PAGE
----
What About Low-Fat Cheese

While not as concentrated in trans and saturated fats, no cheese is truly free of these harmful fats. Recall that the label may read as 0 grams, but the USDA allows wiggle room for any value under 0.5 grams. Low-fat cheese still contains a natural concoction of bovine sex hormones, IGF-1, cholesterol, and inflammatory compounds. 

Cheese and Cancer

An ever-growing body of research has brought to light the association between dairy consumption and hormone-dependent cancers. Visit our Why Ditch Dairy Page for specific studies that have linked dairy with heightened risk of breast, prostate, and ovarian cancers. IGF-1 may be to blame. This growth hormone can lead to unregulated cell growth, which is a prime characteristic of cancer. (9) Harvard Health researchers agreed with this idea in a 2020 scientific review titled “Milk and Health.” (10)

Cheese ‘Addiction’

The common turn-of-phrase, “I’m addicted to cheese,” may actually have some truth behind it. All cheese contains casomorphins which are mild opiate-like compounds that attach to the same brain receptors as addictive drugs. (8) Every time you eat cheese, you experience a dopamine kick of pleasure which makes you resistant to stop. The pull is not nearly as strong as something like cocaine, but as far as food goes, it’s one of the most powerful ‘addictions.’ That doesn’t mean it’s impossible to stop. Keep reading for stand-out, dairy-free cheese alternatives to help you kick the cheese habit. 

Quality Cheese Alternatives

Even armed with this knowledge, many struggle to give up cheese. That’s where alternatives come in. The non-dairy cheese market has skyrocketed in recent years, and the increasing competition in the space has led to delicious innovation and stellar plant-based cheese products. Whether you crave a gooey grilled cheese or prefer a sophisticated cheese plate, there is a high-quality alternative to suit your tastes. Visit our Ultimate Guide to Dairy-Free Alternatives and Ultimate Kid’s Guide to Dairy-Free Alternatives for brand and product suggestions.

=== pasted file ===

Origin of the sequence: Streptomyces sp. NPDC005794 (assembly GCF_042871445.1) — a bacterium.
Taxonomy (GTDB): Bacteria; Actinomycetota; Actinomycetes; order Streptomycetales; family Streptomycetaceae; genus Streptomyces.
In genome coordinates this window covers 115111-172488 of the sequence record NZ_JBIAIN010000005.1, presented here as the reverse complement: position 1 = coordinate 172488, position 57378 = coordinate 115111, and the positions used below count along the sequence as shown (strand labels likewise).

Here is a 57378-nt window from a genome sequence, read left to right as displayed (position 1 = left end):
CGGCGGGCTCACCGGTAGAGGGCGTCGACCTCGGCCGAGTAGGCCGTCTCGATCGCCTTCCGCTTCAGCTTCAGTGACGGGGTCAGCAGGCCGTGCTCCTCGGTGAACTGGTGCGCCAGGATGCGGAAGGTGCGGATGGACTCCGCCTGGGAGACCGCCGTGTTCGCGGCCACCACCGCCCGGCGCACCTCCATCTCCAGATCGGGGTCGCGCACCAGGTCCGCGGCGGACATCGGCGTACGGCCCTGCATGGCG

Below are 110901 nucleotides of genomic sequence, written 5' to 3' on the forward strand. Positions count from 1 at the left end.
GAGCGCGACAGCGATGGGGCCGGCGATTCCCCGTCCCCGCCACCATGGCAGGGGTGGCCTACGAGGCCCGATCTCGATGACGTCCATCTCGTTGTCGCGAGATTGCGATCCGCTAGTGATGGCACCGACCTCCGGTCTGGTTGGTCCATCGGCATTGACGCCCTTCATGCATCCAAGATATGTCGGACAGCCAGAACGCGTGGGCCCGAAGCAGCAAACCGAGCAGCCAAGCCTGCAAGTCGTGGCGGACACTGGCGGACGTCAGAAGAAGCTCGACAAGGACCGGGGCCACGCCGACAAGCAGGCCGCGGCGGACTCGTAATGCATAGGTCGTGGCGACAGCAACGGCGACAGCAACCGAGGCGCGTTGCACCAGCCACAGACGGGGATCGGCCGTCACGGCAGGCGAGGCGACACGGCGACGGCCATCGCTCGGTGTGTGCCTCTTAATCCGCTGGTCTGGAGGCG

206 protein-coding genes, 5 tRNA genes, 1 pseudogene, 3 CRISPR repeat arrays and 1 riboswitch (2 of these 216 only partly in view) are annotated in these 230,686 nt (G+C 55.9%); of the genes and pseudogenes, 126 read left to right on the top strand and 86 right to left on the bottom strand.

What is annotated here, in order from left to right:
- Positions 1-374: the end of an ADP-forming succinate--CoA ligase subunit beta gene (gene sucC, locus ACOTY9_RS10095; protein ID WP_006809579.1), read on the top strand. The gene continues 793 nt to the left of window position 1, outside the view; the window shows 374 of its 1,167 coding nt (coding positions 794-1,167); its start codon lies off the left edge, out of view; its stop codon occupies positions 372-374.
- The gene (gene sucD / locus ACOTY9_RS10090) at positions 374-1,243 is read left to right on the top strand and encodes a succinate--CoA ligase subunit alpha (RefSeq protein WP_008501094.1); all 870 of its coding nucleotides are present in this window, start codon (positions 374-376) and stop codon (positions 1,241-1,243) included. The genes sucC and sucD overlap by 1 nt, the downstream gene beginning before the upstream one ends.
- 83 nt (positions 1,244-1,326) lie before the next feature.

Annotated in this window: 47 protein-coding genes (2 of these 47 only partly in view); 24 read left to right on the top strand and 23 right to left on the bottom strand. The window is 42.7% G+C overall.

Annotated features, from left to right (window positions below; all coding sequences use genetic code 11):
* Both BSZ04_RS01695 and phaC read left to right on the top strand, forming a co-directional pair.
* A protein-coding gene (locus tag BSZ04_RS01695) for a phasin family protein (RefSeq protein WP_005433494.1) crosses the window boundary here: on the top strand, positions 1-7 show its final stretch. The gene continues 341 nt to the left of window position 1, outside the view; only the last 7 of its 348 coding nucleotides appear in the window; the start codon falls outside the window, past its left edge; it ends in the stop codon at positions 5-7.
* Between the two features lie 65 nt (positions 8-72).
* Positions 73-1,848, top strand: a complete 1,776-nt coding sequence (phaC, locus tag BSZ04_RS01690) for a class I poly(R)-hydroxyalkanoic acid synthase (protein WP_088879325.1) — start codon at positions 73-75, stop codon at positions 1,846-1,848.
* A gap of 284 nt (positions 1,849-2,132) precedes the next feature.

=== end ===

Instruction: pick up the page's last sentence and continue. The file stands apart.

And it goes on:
References

1. MyPyramid.gov. What Counts as One Cup in the Dairy Group. US Department of Agriculture. Updated May 17, 201. Accessed October 16, 2020. http://efnep.ucanr.edu/files/93477.pdf
2. Ehlenbach B. Cheese Facts. Ehlenbach’s Cheese Chalet. https://ehlenbachscheese.com/cheese-facts.php. Accessed October 23, 2020.
3. Cheese Production. Milk Facts.info. http://www.milkfacts.info/Milk%20Processing/Cheese%20Production.htm#CStd. Accessed October 16, 2020.
4. Exler, Jacob. Fat and Fatty Acid Content of Selected Foods Containing Trans-Fatty Acids. USDA.gov. https://www.ars.usda.gov/ARSUserFiles/80400525/Data/Classics/trans_fa.pdfAccessed October 16, 2020.
5. Trans Fats. Heart.org. https://www.heart.org/en/healthy-living/healthy-eating/eat-smart/fats/trans-fatUpdated March 23, 2017. Accessed October 16, 2020.
6. Institute, N.C., Risk Factor Monitoring and Methods: Table 1. Top Food Sources of Saturated Fat among U.S. Population, 2005–2006. NHANES.
7. Benson TW, Weintraub NL, Kim HW, et al. A single high-fat meal provokes pathological erythrocyte remodeling and increases myeloperoxidase levels: implications for acute coronary syndrome. Lab Invest. 2018; 98(10):1300–1310.
8. Barnard, Neal. Cheese Trap: How Breaking a Surprising Addiction Will Help You Lose Weight, Gain Energy, and Get Healthy. Grand central pub; 2018.
9. Christopoulos PF, Msaouel P, Koutsilieris M. The role of the insulin-like growth factor-1 system in breast cancer. Mol Cancer. 2015; 14:43.
10. Willett WC, Ludwig DS. Milk and Health. N Engl J Med. 2020;382(7):644-654. doi:10.1056/NEJMra1903547